colon; The therapeutic effects of intercessory prayer (IP) to the Judeo-Christian God, one of the oldest forms of therapy, has had little attention in the medical literature. To evaluate the effects of IP in a coronary care unit (CCU) population, a prospective randomized double-blind protocol was followed. Over ten months, 393 patients admitted to the CCU were randomized, after signing informed consent, to an intercessory prayer group (192 patients) or to a control group (201 patients). While hospitalized, the first group received IP by participating Christians praying outside the hospital; the control group did not. At entry, chi-square and stepwise logistic analysis revealed no statistical difference between the groups. After entry, all patients had follow-up for the remainder of the admission. The IP group subsequently had a significantly lower severity score based on the hospital course after entry (P<.01). Multivariant analysis separated the groups on the basis of the outcome variables (P<.0001). The control patients required ventilatory assistance, antibiotics, and diuretics more frequently than patients in the IP group. These data suggest that intercessory prayer to the Judeo-Christian God has a beneficial therapeutic effect in patients admitted to a CCU.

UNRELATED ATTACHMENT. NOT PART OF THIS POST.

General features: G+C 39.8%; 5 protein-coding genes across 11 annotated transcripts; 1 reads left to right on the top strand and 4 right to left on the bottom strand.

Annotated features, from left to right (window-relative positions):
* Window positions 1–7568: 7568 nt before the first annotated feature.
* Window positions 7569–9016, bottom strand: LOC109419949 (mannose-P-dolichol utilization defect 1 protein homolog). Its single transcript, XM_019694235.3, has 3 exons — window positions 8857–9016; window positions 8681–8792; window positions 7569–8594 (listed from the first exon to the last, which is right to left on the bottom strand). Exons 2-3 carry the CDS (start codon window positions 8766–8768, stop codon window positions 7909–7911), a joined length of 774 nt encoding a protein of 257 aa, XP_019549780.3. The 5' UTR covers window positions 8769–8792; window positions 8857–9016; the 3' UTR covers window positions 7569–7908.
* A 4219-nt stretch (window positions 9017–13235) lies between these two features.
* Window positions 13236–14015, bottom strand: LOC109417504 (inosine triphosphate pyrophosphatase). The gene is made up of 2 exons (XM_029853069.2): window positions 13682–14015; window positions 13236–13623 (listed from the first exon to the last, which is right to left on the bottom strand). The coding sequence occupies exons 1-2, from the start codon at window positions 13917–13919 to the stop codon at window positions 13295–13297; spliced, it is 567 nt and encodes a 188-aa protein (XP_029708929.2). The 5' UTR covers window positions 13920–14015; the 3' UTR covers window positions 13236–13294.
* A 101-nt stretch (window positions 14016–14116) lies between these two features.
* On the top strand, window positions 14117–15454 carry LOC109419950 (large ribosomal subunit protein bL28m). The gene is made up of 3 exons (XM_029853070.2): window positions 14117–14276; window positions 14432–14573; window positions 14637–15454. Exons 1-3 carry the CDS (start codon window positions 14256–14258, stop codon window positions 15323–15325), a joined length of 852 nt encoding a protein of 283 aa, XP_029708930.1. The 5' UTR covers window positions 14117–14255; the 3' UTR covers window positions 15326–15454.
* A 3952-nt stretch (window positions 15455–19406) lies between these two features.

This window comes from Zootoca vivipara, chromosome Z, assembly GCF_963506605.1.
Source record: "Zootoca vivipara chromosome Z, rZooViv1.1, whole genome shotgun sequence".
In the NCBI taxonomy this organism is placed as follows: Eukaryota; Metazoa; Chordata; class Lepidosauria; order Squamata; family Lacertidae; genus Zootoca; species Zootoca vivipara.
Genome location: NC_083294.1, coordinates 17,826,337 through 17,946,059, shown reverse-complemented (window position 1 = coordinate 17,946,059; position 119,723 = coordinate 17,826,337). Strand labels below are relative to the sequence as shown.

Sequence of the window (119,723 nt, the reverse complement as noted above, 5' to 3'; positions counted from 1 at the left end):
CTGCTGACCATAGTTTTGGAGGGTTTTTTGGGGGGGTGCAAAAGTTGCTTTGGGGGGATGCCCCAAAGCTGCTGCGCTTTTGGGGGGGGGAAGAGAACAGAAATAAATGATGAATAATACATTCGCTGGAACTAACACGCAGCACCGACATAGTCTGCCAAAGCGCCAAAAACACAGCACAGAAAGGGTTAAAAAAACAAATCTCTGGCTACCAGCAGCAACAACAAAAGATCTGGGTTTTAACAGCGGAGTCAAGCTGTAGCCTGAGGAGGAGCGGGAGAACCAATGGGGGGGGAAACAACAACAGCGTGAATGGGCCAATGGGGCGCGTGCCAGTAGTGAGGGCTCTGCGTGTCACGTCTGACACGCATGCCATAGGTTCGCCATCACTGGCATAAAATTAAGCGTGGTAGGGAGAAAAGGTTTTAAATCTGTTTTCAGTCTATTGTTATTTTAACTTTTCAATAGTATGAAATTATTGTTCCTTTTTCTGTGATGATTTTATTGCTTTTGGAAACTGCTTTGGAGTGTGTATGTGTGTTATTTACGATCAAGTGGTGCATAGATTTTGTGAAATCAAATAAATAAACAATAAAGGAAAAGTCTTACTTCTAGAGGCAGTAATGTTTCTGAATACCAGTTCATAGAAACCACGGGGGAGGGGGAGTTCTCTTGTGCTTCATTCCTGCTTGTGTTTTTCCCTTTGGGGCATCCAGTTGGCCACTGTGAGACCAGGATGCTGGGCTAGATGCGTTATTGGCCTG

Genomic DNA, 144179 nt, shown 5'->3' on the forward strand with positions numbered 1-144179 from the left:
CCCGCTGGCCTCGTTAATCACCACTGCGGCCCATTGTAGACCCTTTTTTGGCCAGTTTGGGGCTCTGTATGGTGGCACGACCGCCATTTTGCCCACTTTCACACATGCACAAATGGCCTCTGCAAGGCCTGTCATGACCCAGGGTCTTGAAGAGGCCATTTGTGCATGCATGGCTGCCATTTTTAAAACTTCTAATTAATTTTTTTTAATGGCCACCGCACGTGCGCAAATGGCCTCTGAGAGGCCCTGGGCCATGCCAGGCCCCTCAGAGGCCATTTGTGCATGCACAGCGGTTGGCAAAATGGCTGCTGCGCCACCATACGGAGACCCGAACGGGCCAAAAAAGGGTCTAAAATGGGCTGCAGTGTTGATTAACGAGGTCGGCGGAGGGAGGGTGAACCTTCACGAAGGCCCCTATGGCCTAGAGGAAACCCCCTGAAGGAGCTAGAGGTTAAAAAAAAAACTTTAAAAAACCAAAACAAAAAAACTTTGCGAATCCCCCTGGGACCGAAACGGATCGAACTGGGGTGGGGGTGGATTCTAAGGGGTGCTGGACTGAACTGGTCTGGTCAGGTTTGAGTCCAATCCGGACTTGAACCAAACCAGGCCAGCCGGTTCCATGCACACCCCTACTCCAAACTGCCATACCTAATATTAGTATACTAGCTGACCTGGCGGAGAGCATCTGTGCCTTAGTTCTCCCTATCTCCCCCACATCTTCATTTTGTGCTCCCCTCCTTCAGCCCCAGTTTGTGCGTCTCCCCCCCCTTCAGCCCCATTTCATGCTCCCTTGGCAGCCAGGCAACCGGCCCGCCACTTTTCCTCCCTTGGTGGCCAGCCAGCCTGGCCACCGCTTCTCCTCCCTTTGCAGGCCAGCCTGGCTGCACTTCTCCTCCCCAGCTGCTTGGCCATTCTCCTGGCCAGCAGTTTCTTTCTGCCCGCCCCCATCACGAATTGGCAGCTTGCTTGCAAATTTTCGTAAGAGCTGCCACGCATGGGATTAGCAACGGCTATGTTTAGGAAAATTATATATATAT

(C) 1988 Southern Medical Association